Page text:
Know the source of project funding. Projects that involve HUD or other grant funding may be tied to very specific contracting requirements. Pay attention to whether prevailing wage or E-Verify requirements are triggered. Failure to comply can jeopardize your ability to get paid and may even subject you to civil or criminal penalties.

Know your limits�consult an insurance agent. An insurance agent can confirm whether your policy covers the insurance obligations required under the contract. You should speak with your agent about the type of work you are contracting to perform. You could be nullifying your insurance policy by signing a contract that obligates you to perform work prohibited by law or otherwise excluded from the policy. Simply possessing insurance does not mean you are protected.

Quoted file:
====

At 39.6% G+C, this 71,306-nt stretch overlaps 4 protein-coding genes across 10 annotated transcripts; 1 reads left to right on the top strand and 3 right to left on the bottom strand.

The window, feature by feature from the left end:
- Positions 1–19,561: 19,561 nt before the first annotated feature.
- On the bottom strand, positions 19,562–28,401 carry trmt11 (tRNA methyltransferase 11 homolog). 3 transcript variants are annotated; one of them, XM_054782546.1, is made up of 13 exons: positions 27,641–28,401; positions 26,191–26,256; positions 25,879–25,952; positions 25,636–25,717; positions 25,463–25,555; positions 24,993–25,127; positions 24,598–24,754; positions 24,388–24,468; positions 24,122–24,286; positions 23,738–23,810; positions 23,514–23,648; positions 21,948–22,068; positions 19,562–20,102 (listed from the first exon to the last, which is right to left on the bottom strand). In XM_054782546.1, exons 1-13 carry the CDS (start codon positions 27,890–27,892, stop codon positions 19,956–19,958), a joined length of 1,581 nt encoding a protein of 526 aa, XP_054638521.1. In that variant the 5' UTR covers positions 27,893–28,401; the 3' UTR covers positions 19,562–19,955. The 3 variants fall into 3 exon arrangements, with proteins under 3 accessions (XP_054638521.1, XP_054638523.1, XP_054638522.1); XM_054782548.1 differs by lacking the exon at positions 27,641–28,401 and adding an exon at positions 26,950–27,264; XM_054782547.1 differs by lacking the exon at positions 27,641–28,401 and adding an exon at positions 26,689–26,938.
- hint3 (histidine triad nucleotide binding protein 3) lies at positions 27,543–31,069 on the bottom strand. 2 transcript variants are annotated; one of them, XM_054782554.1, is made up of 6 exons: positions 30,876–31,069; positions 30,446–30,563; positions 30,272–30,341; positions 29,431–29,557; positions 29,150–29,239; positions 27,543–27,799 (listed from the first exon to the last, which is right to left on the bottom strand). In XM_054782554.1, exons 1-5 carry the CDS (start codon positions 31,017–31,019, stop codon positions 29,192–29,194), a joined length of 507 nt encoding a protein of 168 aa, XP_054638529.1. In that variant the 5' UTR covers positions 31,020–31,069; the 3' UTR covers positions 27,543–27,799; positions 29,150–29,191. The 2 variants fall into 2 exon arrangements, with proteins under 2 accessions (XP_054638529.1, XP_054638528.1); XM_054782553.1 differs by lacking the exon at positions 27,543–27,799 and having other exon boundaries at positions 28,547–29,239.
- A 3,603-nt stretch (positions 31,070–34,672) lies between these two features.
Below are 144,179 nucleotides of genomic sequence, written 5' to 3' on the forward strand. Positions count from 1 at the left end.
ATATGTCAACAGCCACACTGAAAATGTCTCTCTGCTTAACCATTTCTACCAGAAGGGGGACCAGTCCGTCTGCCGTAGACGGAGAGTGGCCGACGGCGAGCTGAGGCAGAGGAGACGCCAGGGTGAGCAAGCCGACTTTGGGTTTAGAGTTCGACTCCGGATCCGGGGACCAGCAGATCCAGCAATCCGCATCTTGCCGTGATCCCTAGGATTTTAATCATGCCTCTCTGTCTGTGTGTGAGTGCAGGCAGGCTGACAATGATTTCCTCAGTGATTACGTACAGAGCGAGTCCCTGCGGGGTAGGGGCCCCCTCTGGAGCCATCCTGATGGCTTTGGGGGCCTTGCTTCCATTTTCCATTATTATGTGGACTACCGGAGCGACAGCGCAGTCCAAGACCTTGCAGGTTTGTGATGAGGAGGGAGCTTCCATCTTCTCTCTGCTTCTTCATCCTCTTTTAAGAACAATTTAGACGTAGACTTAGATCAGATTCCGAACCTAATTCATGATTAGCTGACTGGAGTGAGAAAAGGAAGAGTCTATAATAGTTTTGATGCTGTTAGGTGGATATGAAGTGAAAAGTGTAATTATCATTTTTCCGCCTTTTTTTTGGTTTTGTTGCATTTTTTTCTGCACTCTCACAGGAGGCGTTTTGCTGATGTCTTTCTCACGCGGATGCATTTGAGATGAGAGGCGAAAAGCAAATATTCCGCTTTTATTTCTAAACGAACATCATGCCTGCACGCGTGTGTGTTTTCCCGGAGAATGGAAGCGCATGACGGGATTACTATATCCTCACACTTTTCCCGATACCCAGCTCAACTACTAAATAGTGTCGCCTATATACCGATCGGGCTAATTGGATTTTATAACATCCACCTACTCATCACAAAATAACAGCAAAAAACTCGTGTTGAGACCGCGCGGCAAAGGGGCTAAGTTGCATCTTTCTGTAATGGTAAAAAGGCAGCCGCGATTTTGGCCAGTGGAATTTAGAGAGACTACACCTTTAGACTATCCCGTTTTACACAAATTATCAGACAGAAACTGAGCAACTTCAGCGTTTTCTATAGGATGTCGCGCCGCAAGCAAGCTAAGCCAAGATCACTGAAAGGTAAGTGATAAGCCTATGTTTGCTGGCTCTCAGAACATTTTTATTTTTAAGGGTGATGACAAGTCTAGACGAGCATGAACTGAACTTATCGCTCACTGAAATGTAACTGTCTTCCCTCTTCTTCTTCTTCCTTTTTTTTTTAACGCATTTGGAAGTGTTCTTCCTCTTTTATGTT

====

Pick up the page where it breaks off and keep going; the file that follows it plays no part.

Read the contract. As obvious as it sounds, this cannot be overstated, particularly when the parties are in a rush to start the project. Contracts are frequently merged, cut, and pasted from multiple sources. This practice often results in internal inconsistencies and typographical errors which can shift unreasonable risk to an unwary contractor. A critical eye can identify these errors and other conflicting provisions that could have disastrous consequences.

A contractor under pressure to execute a contract with minimal modification should remember that signing an agreement blindly means uncontrolled risk. A contract may seem to be a 50-pound paperweight riddled with incomprehensible legalese, but attention to these important details�even for small contracts�will help assure payment and avoid grave legal consequences.

Katie E. Jeremiah is an attorney in Jordan Schrader Ramis's Dirt Law� practice group. She assists clients in matters involving construction and mining law. Katie graduated from Oregon State University with a Bachelor of Science degree in construction engineering management and from Lewis & Clark Law School with dual certificates in environmental law and business law. You can reach Katie at 503.598.5539 or by email at katie.jeremiah@jordanschrader.com.